We conducted a prospective, randomized, single-center, open-label trial in patients with gout and men with inadequate renal uric acid excretion (defined as partial urate excretion < 5.5% and uric acid excretion ≤ 600 mg/day). /1.73m2). The researchers randomly assigned 196 participants to 25 mg per day of low-dose benzbromarone (LDBen) or 20 mg per day of low-dose febuxostat (LDFeb) for 12 weeks. All participants received daily urine alkalinization with oral sodium bicarbonate. The primary endpoint was a rate of achieving a serum urate (SU) target of <6 mg/dL.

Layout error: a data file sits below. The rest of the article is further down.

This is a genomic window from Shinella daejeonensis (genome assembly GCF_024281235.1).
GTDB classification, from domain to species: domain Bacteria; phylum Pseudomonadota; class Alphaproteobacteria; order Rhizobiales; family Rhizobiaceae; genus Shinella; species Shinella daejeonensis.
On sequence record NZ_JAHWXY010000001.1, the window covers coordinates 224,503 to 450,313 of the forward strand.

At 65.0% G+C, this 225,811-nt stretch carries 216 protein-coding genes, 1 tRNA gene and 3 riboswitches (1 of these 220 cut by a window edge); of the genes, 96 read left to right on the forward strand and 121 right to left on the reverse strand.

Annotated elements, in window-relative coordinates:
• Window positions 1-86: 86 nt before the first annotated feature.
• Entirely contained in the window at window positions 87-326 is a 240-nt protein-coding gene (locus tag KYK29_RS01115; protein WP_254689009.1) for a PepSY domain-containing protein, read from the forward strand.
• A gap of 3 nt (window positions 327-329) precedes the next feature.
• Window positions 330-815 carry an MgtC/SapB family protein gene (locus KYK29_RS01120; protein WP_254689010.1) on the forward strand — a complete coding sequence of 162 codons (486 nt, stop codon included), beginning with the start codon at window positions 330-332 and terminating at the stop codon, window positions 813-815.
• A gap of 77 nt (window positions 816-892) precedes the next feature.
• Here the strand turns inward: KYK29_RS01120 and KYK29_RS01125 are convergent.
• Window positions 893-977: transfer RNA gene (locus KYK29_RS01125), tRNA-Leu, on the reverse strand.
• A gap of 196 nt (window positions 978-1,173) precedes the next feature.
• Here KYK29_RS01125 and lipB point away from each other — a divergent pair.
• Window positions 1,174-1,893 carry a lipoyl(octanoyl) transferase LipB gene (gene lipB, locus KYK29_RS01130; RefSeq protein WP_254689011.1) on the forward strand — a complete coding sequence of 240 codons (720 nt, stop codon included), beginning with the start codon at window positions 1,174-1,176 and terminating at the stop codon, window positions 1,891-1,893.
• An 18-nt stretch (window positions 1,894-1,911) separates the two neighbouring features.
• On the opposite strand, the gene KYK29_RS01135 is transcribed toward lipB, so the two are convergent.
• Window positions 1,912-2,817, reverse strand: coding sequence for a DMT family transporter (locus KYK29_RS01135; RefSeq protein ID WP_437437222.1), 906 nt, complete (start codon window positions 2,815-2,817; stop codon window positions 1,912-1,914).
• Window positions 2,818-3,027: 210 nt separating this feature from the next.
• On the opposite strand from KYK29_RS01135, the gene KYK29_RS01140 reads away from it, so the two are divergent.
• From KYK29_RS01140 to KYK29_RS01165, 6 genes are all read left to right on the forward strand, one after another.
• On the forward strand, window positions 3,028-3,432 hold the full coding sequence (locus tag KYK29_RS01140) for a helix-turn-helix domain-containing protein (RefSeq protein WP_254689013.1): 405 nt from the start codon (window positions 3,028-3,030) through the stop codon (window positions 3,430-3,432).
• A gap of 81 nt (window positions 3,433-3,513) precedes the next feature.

Results showed that more participants in the LDBen group than in the LDFeb group achieved serum urate goals (61% vs. 32%, P<0.001). Adverse events, including gout recurrence and uremia, did not differ between groups, but more transaminases were elevated in the LDFeb group (LDBen 4% vs. LDFeb 15%, P=0.008).
Compared with LDFeb, LDBen has a superior uric acid-lowering effect and a similar safety profile in relatively young and healthy patients with renal insufficiency gout.
“The results suggest that low-dose benzbromarone may merit more consideration as a safe and effective therapy to achieve the serum uric acid target for gout control,” the authors wrote.
Read the paper to learn more: